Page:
Are Compact Fluorescents for You?

If you want to save money and help the environment, consider CFs!

By Gary Foreman


As more people shift to compact fluorescent (CF) bulbs, they save money and the environment. Not bad for such a simple adjustment.


Generally, a compact fluorescent bulb consumes only one third as much juice as a regular incandescent bulb.


According to the U.S. Department of Energy, a 100-watt incandescent bulb can be replaced by a 27-watt compact fluorescent bulb. After four and a half years the CF will have saved nearly $63 when compared to the cost of burning and replacing incandescent bulbs.


According to the Energy Star program, if everyone in the U.S. replaced one regular light bulb with a compact fluorescent, it would have the same effect as taking one million cars off the road.


So why are so many of us reluctant to buy compact fluorescent bulbs?  


Cost and Function


CFs cost more to buy and not everyone likes the light they emit. If you are put off by the price tag, remember that CF bulbs last up to ten times as long as regular bulbs. When you compare prices, include the cost of replacing many regular bulbs.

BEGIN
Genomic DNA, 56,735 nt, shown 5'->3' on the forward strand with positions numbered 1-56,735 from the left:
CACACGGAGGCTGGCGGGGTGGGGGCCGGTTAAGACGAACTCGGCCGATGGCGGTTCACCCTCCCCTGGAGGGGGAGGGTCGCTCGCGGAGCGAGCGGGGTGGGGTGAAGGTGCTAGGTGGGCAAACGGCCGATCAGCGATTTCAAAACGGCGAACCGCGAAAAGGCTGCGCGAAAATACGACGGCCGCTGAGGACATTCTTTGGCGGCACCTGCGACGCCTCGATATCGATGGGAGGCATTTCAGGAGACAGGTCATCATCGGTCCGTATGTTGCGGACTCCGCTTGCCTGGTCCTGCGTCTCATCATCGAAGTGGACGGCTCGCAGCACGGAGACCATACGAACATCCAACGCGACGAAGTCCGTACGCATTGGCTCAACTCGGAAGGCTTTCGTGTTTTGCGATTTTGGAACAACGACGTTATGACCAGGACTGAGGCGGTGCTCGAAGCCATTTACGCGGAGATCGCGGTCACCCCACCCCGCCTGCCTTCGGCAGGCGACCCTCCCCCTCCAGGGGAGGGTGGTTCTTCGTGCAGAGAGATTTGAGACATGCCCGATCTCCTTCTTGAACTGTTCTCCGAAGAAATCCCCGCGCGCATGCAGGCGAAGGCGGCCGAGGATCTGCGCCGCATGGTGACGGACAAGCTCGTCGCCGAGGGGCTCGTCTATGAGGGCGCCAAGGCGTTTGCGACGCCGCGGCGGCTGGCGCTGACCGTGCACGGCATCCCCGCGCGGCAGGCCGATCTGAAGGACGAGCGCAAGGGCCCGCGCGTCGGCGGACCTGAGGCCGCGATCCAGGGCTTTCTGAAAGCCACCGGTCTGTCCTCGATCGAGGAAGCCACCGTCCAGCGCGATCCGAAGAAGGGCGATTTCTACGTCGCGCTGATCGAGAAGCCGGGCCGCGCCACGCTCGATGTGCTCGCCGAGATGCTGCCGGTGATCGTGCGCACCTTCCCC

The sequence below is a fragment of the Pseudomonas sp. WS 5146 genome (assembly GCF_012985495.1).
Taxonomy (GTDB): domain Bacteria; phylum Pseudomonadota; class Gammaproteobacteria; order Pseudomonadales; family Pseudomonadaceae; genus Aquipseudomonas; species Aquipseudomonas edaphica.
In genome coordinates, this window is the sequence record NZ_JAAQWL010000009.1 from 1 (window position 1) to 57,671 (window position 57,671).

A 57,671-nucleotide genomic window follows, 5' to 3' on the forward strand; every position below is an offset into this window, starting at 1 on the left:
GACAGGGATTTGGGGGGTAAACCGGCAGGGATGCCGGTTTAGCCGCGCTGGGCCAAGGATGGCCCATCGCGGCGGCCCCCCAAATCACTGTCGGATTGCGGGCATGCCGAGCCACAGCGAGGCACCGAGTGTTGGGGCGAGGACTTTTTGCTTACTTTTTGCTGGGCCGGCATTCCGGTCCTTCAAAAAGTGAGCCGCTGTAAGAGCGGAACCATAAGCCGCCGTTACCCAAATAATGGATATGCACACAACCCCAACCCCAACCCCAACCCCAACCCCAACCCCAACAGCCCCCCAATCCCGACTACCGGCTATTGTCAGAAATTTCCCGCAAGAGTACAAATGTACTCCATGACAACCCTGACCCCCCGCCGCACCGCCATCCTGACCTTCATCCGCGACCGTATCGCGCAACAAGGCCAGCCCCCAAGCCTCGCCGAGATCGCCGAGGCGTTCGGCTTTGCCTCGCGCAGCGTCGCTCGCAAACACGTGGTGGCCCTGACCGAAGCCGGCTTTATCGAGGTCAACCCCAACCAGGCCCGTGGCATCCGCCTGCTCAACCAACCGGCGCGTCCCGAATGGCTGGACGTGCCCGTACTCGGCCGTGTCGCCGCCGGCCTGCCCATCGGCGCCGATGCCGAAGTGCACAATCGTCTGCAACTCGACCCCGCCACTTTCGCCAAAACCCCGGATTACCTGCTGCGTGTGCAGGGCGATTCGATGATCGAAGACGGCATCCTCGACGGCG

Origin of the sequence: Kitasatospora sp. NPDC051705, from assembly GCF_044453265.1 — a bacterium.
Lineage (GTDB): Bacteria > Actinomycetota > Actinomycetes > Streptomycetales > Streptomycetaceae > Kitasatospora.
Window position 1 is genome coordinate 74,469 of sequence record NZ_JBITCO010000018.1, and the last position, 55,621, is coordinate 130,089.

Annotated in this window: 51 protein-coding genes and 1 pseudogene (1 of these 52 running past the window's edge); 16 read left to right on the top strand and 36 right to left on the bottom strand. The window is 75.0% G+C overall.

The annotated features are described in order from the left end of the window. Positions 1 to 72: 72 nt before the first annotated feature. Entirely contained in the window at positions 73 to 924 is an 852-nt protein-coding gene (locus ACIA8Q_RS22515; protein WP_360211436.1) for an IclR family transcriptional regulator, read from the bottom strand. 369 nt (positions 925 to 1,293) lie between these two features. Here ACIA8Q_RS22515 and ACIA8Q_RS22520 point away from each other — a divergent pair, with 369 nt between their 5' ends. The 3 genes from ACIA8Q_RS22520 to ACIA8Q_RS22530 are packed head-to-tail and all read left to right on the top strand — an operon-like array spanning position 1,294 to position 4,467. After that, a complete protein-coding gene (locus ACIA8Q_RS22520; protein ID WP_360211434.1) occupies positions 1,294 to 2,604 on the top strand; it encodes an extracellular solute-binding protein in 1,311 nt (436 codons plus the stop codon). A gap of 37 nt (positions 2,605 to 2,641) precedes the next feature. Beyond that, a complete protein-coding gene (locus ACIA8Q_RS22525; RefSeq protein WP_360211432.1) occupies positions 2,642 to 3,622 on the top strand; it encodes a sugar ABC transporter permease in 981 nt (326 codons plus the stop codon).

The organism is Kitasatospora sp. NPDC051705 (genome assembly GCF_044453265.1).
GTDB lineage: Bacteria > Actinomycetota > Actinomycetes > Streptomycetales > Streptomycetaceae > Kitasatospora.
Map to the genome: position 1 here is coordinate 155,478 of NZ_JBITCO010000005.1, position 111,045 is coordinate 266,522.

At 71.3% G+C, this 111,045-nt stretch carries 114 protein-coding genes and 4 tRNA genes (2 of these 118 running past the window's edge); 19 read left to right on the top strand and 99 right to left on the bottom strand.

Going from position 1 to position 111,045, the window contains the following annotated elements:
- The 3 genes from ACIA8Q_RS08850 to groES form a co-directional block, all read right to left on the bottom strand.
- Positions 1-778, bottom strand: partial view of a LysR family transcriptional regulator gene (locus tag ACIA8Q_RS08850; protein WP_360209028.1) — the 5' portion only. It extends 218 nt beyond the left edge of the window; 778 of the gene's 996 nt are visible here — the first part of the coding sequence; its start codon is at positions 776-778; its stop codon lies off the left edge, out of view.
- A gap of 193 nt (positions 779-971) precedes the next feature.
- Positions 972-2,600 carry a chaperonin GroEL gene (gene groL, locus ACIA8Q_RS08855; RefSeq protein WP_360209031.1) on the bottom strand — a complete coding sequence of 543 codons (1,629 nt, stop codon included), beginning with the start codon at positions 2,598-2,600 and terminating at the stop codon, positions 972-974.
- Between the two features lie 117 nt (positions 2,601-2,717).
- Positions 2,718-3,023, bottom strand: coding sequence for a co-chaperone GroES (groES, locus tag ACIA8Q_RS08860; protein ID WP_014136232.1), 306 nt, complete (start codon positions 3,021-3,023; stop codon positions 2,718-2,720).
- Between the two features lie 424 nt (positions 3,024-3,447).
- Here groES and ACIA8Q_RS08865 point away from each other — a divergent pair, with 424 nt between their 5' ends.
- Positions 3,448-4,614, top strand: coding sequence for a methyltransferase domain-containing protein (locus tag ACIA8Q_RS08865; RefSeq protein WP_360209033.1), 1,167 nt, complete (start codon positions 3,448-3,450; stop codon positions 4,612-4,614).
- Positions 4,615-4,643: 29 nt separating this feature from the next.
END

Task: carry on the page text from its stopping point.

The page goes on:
As far as the light they shed, if you don't like a CF for reading or gracing your living room, consider using the bulbs in hallways, kitchens, and family rooms. After a few days, you won't notice a difference.


Other Benefits of CF Bulbs


Compact fluorescents operate at a cooler temperature than incandescent bulbs -- less than 100 degree F. in most applications. This means the bulb doesn't create heat that needs to be removed by an air conditioner.


Fluorescent lights work a little differently from the incandescent bulb that Thomas Edison invented. Tom's bulb glows because electricity heats up a filament. Once heated the filament produces light.


A fluorescent light consists of a ballast and a gas filled tube. The glass tube is also coated with phosphor. The ballast sends electricity through the tube. When the gas in the tube is "excited," it causes the phosphor coating to emit light.


All fluorescent lights take about a half a second to start and up to two minutes to reach their full brightness. It is commonly believed that they use more electricity in "starting up" than they do while the lamp is burning. That is not true.


Turning a CF on and off frequently will reduce it's energy effectiveness, but even if you do cycle it often, it will still be more energy efficient than a regular incandescent bulb.


The Energy Star website recommends that you use CF bulbs in places where they can operate for several hours at a time.   


In nearly every situation, CFs are a win-win choice for anyone who cares about saving money and saving the environment.

Gary Foreman is a former purchasing manager who currently edits The Dollar Stretcher website